Blue haze: a damaged tipper body is welded together.

Truck Services day & night: Serious cases and quick fixes.

The Gress & Zapp truck workshop is still busy fixing vehicles when others have shut up shop – in keeping with the Knorr-Bremse TruckServices motto: Keep it running.

Evenings can get lonely in Saxony-Anhalt. At the wheel of his truck, Erwin doesn't seem to mind. When Bernburg Castle appears on the right hand side of the short stretch from the motorway junction near Ilberstedt, he has almost reached his destination. The next morning he is due to pick up a load of special cement from Schwenk with his silo trailer. A quick stop at Gress & Zapp (G&Z) to have the chambers cleaned, then he's off for the night. Even after sunset, the G&Z premises are hardly a haven of rural peace and tranquility. Three of the four washing bays are occupied. The high-pressure hoses create dense white clouds of vapor. The fourth bay awaits Erwin and his trailer. Time for a coffee. On the way he nods briefly to Works Manager Uwe Möller, who disappears into the commercial vehicle workshop.

Specialist operation for serious cases

Möller has almost hit his target for the day as well. Now he just has to check in with the master technician who is working the late shift about how to proceed with the damaged truck tomorrow. "Guidance and steering are completely wrecked," he says. "Even if we have all the parts in stock, it's going to take a while." The cooling unit of the trailer hums away in the adjacent hall. This is where G&Z puts the serious cases. "The trailer wasn't damaged. Someone's picking up the cooling unit tomorrow. We'll take a closer look at the tractor unit then."

Happy to take care of regulation jobs late in the evening

Otherwise, the workshop hall for normal jobs – the "quick fixes", as Head of Operations Heinz Zapp calls them – is full. MAN, Scania and MAN trucks occupy most of the six pits. G&Z is an authorized workshop for the three brands, as it is for the biggest trailer manufacturers, so a lot of maintenance and warranty jobs come up here in Bernburg. Then there are the statutory inspections for various vehicle approvals. Zapp: "Generally these are all regulation jobs that we are happy to take care of later in the evening in order to get the vehicles back on the road as quickly as possible. At the end of the day all vehicle operators want the same thing: their vehicle fleet up and running."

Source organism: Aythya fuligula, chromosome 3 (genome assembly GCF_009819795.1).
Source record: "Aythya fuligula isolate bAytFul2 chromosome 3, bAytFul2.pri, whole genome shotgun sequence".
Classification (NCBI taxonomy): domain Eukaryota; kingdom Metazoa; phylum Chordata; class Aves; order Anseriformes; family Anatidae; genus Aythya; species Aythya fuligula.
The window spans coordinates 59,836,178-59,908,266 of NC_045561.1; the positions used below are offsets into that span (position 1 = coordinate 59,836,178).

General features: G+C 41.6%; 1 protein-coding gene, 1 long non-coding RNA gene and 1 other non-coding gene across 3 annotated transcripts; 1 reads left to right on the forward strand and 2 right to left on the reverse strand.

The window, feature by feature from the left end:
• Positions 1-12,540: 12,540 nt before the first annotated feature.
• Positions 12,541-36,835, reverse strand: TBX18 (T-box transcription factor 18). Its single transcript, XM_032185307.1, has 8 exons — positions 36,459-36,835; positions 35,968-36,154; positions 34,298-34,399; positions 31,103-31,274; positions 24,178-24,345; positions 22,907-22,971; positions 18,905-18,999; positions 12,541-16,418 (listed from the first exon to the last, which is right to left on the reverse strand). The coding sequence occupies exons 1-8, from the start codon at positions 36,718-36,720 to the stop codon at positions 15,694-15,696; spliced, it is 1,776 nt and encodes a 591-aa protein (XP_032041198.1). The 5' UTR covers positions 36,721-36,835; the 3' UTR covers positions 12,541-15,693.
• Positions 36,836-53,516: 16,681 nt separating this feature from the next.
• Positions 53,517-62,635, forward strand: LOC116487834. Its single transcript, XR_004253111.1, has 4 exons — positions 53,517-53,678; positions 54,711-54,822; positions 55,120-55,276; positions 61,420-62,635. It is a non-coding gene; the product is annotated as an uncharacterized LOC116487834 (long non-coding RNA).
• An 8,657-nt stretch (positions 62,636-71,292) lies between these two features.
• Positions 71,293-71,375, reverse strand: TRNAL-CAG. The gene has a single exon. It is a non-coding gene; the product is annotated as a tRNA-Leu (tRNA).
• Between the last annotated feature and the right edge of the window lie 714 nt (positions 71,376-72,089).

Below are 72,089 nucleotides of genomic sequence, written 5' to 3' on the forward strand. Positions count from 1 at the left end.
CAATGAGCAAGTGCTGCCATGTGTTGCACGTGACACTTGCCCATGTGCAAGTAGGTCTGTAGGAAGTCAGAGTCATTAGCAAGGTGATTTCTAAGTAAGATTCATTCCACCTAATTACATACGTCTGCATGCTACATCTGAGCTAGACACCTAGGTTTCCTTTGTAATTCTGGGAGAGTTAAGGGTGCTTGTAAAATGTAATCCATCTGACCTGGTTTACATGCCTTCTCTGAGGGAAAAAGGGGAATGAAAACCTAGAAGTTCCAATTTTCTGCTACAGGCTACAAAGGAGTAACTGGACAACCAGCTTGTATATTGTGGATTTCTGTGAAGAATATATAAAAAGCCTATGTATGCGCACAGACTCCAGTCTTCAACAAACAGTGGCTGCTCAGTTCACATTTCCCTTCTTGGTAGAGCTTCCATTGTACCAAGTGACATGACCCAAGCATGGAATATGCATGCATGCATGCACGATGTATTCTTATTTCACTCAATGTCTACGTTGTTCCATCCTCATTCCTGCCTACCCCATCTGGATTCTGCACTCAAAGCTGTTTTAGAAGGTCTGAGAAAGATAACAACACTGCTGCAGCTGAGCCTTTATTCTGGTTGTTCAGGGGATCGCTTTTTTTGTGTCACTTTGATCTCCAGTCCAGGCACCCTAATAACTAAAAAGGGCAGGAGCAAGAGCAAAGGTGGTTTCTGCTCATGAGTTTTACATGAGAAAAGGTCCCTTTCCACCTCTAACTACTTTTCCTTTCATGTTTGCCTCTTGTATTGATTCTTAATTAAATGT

Truck workshop with long hours and an extensive parts warehouse

Zapp knows what he’s talking about. Until recently he was head of a haulage business with over 100 vehicles. "In that position you know exactly which truck workshops you like to visit and which you don’t." Now he keeps this in mind when designing the service that G&Z offers: you can always reach someone from 6:30 a.m. until 11 p.m. on weekdays, and until 2 p.m. on Saturdays. The extensive parts warehouse is a key service feature that also benefits the nearby G&Z workshops. So are tire changes, general inspections, standard maintenance work and even extensive straightening and welding work. "Vehicle operators come here because they get what they need," says Zapp. "That could be anything from a proper tarpaulin repair to free coffee for their drivers."

The dirt has got to go: engine repairs start with a brush before new parts are installed.

Compressed air system in practice: where's that hiss coming from?

Space for the serious cases: the workshop hall for more complex repairs.

Mechanics in their element: under the driver's cab is where the real fun begins.

Working on the wheel end: the special tools must be nearby.

Authorized workshop and Alltrucks partner

To ensure it is properly equipped to handle vehicles from other manufacturers, G&Z joined the Alltrucks multi-brand workshop concept in November. Zapp: "The Alltrucks tester, for example, allows us to quickly get an overview of the vehicles via the on-board computer." While this system does not extend to the finest details of the on-board electronics like the manufacturers' own testers, it certainly helps when planning upcoming work. "We have to train our people anyway."

Knorr-Bremse TruckServices offers training support with its own team of trainers